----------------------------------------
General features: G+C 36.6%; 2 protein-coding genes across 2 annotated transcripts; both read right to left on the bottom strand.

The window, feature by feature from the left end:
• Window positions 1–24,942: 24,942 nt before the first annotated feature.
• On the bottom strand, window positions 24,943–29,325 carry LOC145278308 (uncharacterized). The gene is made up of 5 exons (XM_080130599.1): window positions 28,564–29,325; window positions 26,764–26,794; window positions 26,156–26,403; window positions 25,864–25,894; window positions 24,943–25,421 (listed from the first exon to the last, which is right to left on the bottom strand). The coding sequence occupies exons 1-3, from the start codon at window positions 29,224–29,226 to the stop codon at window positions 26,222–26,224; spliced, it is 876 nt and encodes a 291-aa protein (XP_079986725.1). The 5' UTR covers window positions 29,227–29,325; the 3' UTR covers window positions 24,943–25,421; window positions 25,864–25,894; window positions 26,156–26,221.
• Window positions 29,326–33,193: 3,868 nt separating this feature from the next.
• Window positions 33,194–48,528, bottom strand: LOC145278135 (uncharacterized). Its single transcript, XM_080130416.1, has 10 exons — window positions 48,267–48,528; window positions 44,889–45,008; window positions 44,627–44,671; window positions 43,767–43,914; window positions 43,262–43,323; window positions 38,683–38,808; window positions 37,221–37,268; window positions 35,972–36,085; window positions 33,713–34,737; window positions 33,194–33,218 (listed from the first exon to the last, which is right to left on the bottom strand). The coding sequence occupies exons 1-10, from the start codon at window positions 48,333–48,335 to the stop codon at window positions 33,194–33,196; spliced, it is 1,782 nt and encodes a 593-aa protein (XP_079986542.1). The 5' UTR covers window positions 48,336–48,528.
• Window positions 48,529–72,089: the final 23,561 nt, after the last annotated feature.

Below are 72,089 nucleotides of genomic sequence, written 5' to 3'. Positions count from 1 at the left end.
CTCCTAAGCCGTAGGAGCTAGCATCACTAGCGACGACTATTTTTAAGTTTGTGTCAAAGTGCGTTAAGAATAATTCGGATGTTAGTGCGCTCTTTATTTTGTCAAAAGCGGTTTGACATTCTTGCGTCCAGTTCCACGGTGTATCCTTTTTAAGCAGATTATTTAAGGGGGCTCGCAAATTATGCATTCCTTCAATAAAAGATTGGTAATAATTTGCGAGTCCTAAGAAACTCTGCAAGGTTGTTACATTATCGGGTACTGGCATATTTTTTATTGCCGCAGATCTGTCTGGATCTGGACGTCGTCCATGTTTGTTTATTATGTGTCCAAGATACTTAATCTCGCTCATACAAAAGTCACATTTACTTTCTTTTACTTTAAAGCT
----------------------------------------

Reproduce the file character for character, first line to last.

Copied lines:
General features: G+C 36.6%; 2 protein-coding genes across 2 annotated transcripts; both read right to left on the bottom strand.

The window, feature by feature from the left end:
• Window positions 1–24,942: 24,942 nt before the first annotated feature.
• On the bottom strand, window positions 24,943–29,325 carry LOC145278308 (uncharacterized). The gene is made up of 5 exons (XM_080130599.1): window positions 28,564–29,325; window positions 26,764–26,794; window positions 26,156–26,403; window positions 25,864–25,894; window positions 24,943–25,421 (listed from the first exon to the last, which is right to left on the bottom strand). The coding sequence occupies exons 1-3, from the start codon at window positions 29,224–29,226 to the stop codon at window positions 26,222–26,224; spliced, it is 876 nt and encodes a 291-aa protein (XP_079986725.1). The 5' UTR covers window positions 29,227–29,325; the 3' UTR covers window positions 24,943–25,421; window positions 25,864–25,894; window positions 26,156–26,221.
• Window positions 29,326–33,193: 3,868 nt separating this feature from the next.
• Window positions 33,194–48,528, bottom strand: LOC145278135 (uncharacterized). Its single transcript, XM_080130416.1, has 10 exons — window positions 48,267–48,528; window positions 44,889–45,008; window positions 44,627–44,671; window positions 43,767–43,914; window positions 43,262–43,323; window positions 38,683–38,808; window positions 37,221–37,268; window positions 35,972–36,085; window positions 33,713–34,737; window positions 33,194–33,218 (listed from the first exon to the last, which is right to left on the bottom strand). The coding sequence occupies exons 1-10, from the start codon at window positions 48,333–48,335 to the stop codon at window positions 33,194–33,196; spliced, it is 1,782 nt and encodes a 593-aa protein (XP_079986542.1). The 5' UTR covers window positions 48,336–48,528.
• Window positions 48,529–72,089: the final 23,561 nt, after the last annotated feature.

Below are 72,089 nucleotides of genomic sequence, written 5' to 3'. Positions count from 1 at the left end.
CTCCTAAGCCGTAGGAGCTAGCATCACTAGCGACGACTATTTTTAAGTTTGTGTCAAAGTGCGTTAAGAATAATTCGGATGTTAGTGCGCTCTTTATTTTGTCAAAAGCGGTTTGACATTCTTGCGTCCAGTTCCACGGTGTATCCTTTTTAAGCAGATTATTTAAGGGGGCTCGCAAATTATGCATTCCTTCAATAAAAGATTGGTAATAATTTGCGAGTCCTAAGAAACTCTGCAAGGTTGTTACATTATCGGGTACTGGCATATTTTTTATTGCCGCAGATCTGTCTGGATCTGGACGTCGTCCATGTTTGTTTATTATGTGTCCAAGATACTTAATCTCGCTCATACAAAAGTCACATTTACTTTCTTTTACTTTAAAGCT